An article bemoaning the impending extinction of the polymath. I love Djerassi’s distinction between intellectual promiscuity and intellectual polygamy, which he describes as a distinction between dabbling and multiple mastery.
This is an issue I’ve been considering for many years. Since childhood, I always knew what I wanted to be when I grew up: I wanted to be COMPETENT. I recall taking a class trip to the city center with my preschool. I must have been 4 or 5 years old. My teacher was leading our group of children around the city, and he lost his way. He stopped to ask for directions on the street. The woman who gave him directions was wearing black leather boots, and was able to confidently explain where we should go. I don’t remember her face (I was probably too small to see it) but I distinctly remember her brisk and competent voice, and those daring black boots. THAT’S what I wanted to be: the kind of woman who gets asked for directions on the street, who wears black boots, who knows the city, and who can tell people what to do if they’re lost.
If success could be measured by adherence to childhood ideals, I would now be considered a fairly successful woman. (I also had a vague idea that I wanted to be an ‘artist,’ which seemed to involve lounging around on piles of opulent pillows in a room with no windows, smoking a long pipe, and drawing pictures of naked ladies. Apparently I suffered early exposure to the Baudelaire version of Romanticism.)
As I got older, my vision of competence expanded beyond the mere ability to give directions. I wanted to be a polymath, to master many skills: to be an excellent cook, a writer, a scholar, a streetfighter, to learn the essential post-apocalyptic survival skills such as gardening, firearms, vehicle maintenance, soapmaking….I wanted to read everything, to taste everything, to go everywhere. My vision of a well-rounded character often drove me into conflict with my schoolteachers, some of whom resisted the idea that a child could be drawing and listening to a maths lesson simultaneously. I eventually dropped out altogether, and only graduated high school through miraculous chance and the charity of Alternative Ed classes for adults. But when I skipped school, it was often so that I could go to the library, and accelerate the pace of my reading in an environment free from pesky, interfering teacher-types.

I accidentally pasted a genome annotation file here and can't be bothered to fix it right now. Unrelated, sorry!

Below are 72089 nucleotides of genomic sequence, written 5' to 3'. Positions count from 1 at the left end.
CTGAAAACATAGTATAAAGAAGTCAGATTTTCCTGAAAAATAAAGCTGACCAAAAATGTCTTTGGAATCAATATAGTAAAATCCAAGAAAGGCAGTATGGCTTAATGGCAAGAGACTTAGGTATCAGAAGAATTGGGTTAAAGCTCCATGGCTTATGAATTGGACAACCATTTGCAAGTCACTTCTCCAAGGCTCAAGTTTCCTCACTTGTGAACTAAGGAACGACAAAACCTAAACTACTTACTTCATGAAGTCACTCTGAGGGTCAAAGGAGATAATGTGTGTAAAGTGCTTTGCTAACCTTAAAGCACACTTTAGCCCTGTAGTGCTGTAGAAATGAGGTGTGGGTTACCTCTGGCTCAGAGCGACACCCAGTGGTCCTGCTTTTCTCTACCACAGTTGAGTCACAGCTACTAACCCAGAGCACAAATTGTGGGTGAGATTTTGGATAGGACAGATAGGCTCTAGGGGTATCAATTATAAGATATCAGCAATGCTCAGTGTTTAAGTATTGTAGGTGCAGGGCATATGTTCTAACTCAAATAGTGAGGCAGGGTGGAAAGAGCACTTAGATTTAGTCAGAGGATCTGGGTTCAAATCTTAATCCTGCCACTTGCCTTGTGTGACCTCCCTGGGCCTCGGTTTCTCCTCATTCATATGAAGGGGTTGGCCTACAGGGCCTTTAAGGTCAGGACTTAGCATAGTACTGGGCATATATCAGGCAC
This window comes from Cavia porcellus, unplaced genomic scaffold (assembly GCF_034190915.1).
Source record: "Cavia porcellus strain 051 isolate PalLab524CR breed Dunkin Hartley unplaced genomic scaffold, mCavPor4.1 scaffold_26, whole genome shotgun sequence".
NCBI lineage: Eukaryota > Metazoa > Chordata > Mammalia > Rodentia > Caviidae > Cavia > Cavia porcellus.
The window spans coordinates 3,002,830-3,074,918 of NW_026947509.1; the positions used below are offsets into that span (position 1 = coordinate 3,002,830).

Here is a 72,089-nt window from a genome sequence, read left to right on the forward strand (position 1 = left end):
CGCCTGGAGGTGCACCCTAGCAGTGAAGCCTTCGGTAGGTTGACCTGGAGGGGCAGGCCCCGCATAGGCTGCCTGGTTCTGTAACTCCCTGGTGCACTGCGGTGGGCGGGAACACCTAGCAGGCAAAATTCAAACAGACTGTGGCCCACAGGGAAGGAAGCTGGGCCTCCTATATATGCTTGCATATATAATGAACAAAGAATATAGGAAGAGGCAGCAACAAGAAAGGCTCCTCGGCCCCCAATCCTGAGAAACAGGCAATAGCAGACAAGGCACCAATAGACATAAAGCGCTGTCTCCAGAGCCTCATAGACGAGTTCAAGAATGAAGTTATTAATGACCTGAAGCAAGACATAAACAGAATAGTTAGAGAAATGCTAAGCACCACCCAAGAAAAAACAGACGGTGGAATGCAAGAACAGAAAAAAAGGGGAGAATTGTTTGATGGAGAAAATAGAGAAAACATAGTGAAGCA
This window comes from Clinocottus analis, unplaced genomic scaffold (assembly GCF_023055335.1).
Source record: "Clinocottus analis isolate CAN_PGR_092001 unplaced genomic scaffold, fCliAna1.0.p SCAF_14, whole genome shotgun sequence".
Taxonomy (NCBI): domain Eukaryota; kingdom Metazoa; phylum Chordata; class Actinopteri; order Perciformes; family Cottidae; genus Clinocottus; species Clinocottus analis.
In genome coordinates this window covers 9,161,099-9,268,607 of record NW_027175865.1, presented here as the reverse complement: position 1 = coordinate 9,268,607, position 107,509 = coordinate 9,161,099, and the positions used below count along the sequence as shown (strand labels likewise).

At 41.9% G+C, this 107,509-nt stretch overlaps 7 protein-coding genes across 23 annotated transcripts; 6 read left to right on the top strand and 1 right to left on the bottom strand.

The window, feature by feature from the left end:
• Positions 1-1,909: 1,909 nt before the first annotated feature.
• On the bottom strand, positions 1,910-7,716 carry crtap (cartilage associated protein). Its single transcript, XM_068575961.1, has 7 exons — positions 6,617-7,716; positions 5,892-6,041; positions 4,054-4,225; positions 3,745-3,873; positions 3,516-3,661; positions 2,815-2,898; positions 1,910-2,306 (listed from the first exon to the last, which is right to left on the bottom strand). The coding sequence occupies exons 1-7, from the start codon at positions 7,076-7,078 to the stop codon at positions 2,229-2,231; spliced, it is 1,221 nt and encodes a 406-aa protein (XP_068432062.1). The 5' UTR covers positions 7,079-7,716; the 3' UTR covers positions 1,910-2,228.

Hence, while I’ve aspired to be a polymath, I’ve also chosen the path of the autodidact. And the autodidact is in constant jeopardy of becoming a dilettante, a dabbler, jack-of-many-master-of-none. I definitely exhibit those traits: my knowledge of certain basic subjects, like US geography, is spotty at best, while I’ve indulged myself in deep pursuit of oddities, like alchemical history. I didn’t finish a bachelor’s degree until I was 31 years old, and was only a full-time student for one year, when I worked on my MA. Curiosity and energy have come naturally; discipline was harder to come by. And, of course, that battle is far from won. (As I write this, I’m extending the internal deadline I’d set for starting final preparations for my thesis defense. Should have started at 10, now it’s 11, maybe I can make it by noon…)
But while the battle is not won, it’s not lost, either. I’m not a master of anything, but in my first 32 years, I’ve built a solid foundation for becoming competent in a variety of disciplines. I was honored and moved to be described as “author, researcher, social worker, historian, lecturer, curator” in the tagline of my alumna profile:
And, although I can laugh ruefully at the ambitious goal I described in my college entry essay (“…to fully consider the upheavals and transformations of thought and order that have been occurring since World War I….”) I nonetheless feel a twinge of pride in the choice to set high standards for myself and my work.
As I make bumbling steps toward becoming a well-developed polymath (or intellectual polygamist!) I become more and more optimistic about the life of the generalist versus the specialist. I value ambidexterity, analysis, and inquisitiveness. And if I meet a bright young student, possessed of intellectual virtues but frustrated by the mindless routines of high school, I might just advise her to drop out, to take the path of greatest resistance and learn discipline rather than obedience. And, from time to time, I’ll let her borrow my black boots.